EmptyPascal Laugier, whose horror film "Martyrs" stirred controversy in his native France, is in final negotiations to write and direct Dimension's re-imagining of "Hellraiser," one of horrormeister Clive Barker's best-known creations.
Released in 1987, "Hellraiser" told the story of an unfaithful wife who attempts to assist her dead lover in his escape from hell. The movie introduced viewers to a race of demons called Cenobites, most notably one nicknamed Pinhead — who became one of the most enduring horror characters of the decade — who was summoned using an antique puzzle box.
Dimension has been hoping to relaunch the franchise, first hiring Julien Maury and Alexandre Bustillo to write and direct a remake, then tapping Marcus Dunstan and Patrick Melton to write a new draft.
ICM-repped Laugier at least seems to have thematic sympathies with the material, with his "Martyrs" beginning as a revenge movie then entering the grounds of spiritual horror, with torture figuring as a focal point. Torture — though not the so-called horror subgenre of torture porn — also is a key point in "Hellraiser."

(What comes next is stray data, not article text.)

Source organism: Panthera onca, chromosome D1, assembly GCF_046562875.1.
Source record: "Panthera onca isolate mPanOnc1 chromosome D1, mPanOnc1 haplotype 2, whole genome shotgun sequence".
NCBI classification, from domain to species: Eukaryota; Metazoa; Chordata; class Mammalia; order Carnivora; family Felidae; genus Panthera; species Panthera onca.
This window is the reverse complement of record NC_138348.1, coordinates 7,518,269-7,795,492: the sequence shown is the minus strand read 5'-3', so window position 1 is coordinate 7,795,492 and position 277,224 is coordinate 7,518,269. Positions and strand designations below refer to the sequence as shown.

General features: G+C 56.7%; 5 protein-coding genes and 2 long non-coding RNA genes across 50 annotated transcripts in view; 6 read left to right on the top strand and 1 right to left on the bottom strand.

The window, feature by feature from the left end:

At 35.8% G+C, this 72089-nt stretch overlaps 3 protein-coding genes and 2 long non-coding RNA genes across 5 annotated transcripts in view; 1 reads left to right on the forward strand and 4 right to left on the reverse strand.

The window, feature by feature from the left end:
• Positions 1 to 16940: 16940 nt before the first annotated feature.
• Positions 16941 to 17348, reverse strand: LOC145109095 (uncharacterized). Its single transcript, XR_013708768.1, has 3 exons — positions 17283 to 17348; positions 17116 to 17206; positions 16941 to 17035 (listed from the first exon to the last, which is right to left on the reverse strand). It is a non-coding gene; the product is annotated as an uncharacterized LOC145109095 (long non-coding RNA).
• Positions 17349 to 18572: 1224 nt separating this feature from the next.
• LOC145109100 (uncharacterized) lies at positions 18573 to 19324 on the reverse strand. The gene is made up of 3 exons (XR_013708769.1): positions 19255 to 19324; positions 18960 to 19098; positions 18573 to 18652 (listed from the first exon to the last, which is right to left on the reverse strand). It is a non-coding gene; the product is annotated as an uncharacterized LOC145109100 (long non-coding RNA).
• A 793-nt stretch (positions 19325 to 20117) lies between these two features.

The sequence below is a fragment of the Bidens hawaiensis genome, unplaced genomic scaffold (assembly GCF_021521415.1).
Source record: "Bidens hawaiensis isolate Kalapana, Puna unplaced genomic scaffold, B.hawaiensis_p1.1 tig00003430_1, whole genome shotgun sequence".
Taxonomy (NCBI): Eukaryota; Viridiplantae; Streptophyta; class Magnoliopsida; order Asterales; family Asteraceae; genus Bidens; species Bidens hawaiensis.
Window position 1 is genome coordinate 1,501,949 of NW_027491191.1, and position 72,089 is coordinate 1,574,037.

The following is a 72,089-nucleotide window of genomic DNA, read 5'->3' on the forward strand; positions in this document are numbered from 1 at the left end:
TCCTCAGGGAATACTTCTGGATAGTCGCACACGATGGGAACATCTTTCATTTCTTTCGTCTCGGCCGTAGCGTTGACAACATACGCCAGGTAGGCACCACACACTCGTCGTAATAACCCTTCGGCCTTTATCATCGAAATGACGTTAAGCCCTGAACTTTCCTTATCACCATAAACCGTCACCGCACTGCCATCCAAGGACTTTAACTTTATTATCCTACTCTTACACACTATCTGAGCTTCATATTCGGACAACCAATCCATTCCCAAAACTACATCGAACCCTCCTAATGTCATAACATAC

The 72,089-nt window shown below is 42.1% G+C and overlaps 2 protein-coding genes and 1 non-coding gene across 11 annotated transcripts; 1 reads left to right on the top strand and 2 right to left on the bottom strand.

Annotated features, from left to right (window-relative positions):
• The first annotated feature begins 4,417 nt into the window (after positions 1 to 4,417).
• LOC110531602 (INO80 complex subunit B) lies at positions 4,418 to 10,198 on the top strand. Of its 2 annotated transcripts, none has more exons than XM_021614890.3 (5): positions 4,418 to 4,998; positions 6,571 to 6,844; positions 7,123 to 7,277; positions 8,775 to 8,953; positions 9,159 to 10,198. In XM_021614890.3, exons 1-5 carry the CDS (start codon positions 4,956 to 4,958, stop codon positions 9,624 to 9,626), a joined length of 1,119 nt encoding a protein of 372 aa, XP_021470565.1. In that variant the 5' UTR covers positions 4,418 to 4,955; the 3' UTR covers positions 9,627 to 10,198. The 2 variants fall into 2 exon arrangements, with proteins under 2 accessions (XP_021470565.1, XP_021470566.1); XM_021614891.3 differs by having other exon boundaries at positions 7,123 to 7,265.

"This is a dream project for me," Laugier said. "I know Clive Barker's work very well, and I would never betray what he has done. Fans are expecting a definitive 'Hellraiser,' and I don't want to take that away from them."
"Martyrs" has been dividing audiences since appearing at the Festival de Cannes because of its unrelenting violent nature. The movie was hit with a 18+ rating — a rarity in France and an equivalent of NC-17 in the U.S. — sparking a protest by the country's Society of Film Directors.
At the Toronto International Film Festival, several people reportedly fainted during its midnight screenings. The Weinstein Co. is the domestic distributor, but no dates have been set.
The remake is part of Dimension chief Bob Weinstein's master plan.
"If I could make all my films from franchises, I would," the Weinstein Co. co-chairman said at the recent Media and Money conference in New York. At the event, presented by Dow Jones and the Nielsen Co., parent company of The Hollywood Reporter, he rattled off a list of other films that he hopes to continue sequelizing, including "Scream" and "Scary Movie."